Faiz Ahmad Faiz on Dictatorships

Three Voices

By Faiz Ahmad Faiz



Come, let us rejoice!
Today is the festival of the death and all hope, Humanity is buried once and for all
Compassion has fled to the dark hills.
The graveyards are full.
I have set you free
From the bondage of night and day.
The splendour of dawn is not for you.
Sleep will bring you no comfort.

I have subjugated all freedom loving eyes
With my sword.
I have Strangled every aspiration.
No more will the boughs bend with blossoms.
Spring will writhe i the fire of Nimrod.
Never again will the pearly rain fall.
Clouds will be made of thorns and straw. I owe allegiance to a new creed.
My laws are different.
my code is unique.

The pious bow before abominable idols.
The tall kiss the feet of clay pygmies.
On earth the doors of devotion
Have been closed
And in heaven the gates of benediction



Night is the harbinger of pain
And the dawning day its maturity.
At noon every vein burst with agony
And sunset appears the demon of fear.
Was this what you destined for me?
O God! This repetitive horror of night and day.
This never ending restless journey of my life.
Not even an iota of happiness.
They say that cruelty pleases you
And injustice is not possible without your consent
If this is true, should I deny your justice?
Should I listen to them
Or should I believe in you?

Voice from the unknown


Warn all those in authority
To hold fast to their book of deeds.
When the masses surge into the streets
Crying for vengeance,
All appeals for mercy –
All blubbering excuses –
Will be spurned aside.
Patrons and influential friends will be of no use.
Reward and punishment will be dispensed here.
Here will be hell and paradise.
Here and now will be the day of judgment.


Reading Kafka’s Before the Law

Before the law sits a gatekeeper. To this gatekeeper comes a man from the country who asks to gain entry into the law. But the gatekeeper says that he cannot grant him entry at the moment. The man thinks about it and then asks if he will be allowed to come in later on. “It is possible,” says the gatekeeper, “but not now.”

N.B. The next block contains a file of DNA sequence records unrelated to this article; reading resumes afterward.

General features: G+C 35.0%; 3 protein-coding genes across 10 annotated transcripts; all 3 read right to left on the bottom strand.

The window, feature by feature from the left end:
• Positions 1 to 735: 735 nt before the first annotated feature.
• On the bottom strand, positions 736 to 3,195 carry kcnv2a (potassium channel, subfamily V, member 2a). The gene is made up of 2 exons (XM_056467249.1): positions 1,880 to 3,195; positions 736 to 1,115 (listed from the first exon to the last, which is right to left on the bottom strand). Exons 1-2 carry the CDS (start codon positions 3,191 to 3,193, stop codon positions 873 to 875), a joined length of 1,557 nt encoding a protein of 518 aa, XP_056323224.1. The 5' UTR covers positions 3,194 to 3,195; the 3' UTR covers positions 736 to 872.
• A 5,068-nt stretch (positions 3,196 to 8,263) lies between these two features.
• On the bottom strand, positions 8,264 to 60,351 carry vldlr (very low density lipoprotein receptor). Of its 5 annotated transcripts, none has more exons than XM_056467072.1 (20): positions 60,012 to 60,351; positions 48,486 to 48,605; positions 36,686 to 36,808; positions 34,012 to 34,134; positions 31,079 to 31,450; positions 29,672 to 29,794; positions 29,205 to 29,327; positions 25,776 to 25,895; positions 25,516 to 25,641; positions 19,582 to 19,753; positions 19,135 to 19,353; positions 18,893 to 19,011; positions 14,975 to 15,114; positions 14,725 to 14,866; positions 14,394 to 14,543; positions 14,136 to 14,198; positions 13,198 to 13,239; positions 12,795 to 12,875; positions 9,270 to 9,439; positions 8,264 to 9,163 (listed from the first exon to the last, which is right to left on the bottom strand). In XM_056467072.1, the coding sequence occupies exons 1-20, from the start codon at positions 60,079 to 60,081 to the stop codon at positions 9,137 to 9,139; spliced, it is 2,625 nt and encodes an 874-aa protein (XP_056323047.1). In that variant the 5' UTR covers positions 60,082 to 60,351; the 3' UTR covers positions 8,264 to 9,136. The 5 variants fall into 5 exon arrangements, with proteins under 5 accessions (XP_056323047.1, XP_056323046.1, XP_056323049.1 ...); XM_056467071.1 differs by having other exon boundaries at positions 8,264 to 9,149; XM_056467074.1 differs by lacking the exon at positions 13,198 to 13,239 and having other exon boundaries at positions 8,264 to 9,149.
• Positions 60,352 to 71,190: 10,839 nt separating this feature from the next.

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A Dialogue on Power


Courtesy: NikaQ

Mirando is busy fighting a war in a virtual gaming zone on his laptop. Trichette trying to stay away from technology, is casually trying to build a constructive argument in the air over her contingent of random thoughts. While Mirando successfully shoots his enemies, Trichette fails to save her thoughts from getting shot down one after the other. She decides to interrupt Mirando’s gaming quest to help her build this exuberant thought.

Intrigued Trichette
“Miro, do you think Power is an emotion?”

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The Power of Fiction and Why it Matters

Mario Vargas Llosa, a Peruvian Nobel Prize in Literature laureate cares to offer an in depth insight into what a fictional novel is, and why it is needed. Other than the needs, he also points out why it could be perceived dangerous by state and religion. Oiginally written in Spanish, the English translation titled Is Art the Fiction of Living? by Toby Talbot was featured in The New York Times on October 7, 1984.

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